Ear piercing is common practice anywhere in the world for the purpose of accessories like earrings. And, here in the Philippines, it's a commonly accepted practice for babies although whether their ears should be pierced or not given their inability to give their consent or dissent is another article altogether.
Lawyer Tina de Guzman, a mom of two, had her daughter Anna Zofia's ears pierced at 4 months old by her pediatrician. "I considered for a bit whether to get her piercings or not but didn't dwell too much on it because she can also make that choice (whether to keep or remove her earrings) later on," she said.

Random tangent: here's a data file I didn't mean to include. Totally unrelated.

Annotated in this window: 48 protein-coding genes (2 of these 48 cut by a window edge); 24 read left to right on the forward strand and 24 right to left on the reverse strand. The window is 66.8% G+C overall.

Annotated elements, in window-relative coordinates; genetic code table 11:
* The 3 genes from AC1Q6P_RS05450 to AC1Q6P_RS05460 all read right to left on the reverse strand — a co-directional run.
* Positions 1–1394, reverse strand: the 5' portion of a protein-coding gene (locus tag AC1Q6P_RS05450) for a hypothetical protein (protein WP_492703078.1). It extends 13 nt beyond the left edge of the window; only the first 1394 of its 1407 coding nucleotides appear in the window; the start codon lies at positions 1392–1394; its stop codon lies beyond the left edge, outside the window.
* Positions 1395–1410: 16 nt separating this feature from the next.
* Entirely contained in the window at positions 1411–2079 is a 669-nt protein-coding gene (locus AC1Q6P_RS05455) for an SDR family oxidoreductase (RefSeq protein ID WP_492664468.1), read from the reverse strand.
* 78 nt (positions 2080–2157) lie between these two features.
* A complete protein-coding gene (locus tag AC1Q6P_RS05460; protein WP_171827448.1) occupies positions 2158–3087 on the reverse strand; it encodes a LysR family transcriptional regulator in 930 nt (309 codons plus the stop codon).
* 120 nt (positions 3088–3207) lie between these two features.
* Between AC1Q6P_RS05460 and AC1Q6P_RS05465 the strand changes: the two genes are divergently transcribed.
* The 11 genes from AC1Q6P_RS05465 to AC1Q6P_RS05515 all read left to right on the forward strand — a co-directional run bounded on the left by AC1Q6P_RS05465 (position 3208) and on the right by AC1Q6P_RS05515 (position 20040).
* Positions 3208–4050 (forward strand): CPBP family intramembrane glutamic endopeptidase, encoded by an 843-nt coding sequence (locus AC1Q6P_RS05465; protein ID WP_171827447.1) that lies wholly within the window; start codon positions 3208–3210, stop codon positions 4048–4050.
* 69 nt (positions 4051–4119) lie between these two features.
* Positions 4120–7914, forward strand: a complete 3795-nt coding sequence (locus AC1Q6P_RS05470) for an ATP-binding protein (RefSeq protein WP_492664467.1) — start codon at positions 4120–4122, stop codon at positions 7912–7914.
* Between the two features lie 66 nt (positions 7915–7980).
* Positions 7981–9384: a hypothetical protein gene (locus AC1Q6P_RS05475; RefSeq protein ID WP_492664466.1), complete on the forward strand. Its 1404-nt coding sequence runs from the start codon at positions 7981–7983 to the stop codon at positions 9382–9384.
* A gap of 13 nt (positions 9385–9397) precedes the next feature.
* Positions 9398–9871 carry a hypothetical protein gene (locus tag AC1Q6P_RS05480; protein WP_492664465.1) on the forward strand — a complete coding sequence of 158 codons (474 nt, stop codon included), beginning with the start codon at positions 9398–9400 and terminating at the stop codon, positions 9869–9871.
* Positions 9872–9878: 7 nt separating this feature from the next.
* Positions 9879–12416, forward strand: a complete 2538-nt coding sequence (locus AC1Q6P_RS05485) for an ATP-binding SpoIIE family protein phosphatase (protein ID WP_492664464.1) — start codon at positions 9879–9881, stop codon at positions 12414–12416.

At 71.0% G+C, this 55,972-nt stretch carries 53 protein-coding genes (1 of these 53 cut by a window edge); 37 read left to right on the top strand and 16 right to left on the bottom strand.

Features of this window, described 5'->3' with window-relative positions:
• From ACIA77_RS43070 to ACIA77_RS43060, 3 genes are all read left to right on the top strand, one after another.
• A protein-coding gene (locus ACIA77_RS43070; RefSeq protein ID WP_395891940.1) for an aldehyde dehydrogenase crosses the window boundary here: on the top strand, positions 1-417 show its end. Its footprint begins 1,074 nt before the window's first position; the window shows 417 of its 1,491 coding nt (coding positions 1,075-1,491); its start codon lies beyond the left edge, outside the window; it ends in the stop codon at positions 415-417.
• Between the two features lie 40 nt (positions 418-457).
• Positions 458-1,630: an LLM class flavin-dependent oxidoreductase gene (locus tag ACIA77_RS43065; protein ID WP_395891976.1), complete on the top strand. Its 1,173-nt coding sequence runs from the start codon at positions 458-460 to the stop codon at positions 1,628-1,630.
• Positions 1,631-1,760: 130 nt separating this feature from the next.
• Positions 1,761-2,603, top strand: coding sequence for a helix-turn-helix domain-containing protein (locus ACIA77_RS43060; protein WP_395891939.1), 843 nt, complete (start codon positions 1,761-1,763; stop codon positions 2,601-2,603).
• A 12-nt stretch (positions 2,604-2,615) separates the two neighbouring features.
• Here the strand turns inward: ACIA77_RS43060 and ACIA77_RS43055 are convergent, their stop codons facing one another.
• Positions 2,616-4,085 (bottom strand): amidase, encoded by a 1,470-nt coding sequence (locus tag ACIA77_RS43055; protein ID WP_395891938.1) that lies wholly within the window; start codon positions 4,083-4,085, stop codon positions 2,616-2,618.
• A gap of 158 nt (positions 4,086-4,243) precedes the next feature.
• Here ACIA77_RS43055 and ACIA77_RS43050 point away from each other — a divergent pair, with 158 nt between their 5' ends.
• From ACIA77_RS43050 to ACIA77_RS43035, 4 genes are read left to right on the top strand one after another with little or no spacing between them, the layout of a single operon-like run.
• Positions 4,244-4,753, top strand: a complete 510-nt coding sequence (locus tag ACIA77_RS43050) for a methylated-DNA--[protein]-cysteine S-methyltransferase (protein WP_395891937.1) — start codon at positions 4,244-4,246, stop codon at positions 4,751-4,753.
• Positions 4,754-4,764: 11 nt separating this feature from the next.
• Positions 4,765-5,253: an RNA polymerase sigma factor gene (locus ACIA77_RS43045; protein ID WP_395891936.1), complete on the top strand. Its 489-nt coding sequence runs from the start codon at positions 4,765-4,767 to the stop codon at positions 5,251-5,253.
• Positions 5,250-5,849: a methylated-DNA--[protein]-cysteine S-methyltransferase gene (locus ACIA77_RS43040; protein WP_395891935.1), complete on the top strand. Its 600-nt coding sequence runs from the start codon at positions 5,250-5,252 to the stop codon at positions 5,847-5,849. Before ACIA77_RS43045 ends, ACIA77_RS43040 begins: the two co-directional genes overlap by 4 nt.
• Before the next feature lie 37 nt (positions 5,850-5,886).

"[The doctor used] topical anesthesia on her ears, then after 30 minutes, the piercing was done using a "gun," she said. The whole procedure took about half an hour, and her daughter had no idea what was happening the entire time.
The American Academy of Pediatrics (AAP) requires parents to wait until their child is at least 6 months old to get their ears pierced, and it is assumed the older the child is, the more responsible she will be in caring for the wound to minimize the possibility of an infection. The area must be cleaned regularly and kept dry. Other than this, it's best to leave the piercing untouched to avoid "accidents."
Here are the red flags that something is wrong with your child's pierced ears. If these persist and don't show signs of improvement within a few days, see your pediatrician immediately.
Fluid coming out of the pierced area
If you're looking for earrings for your babies, here are a few suggestions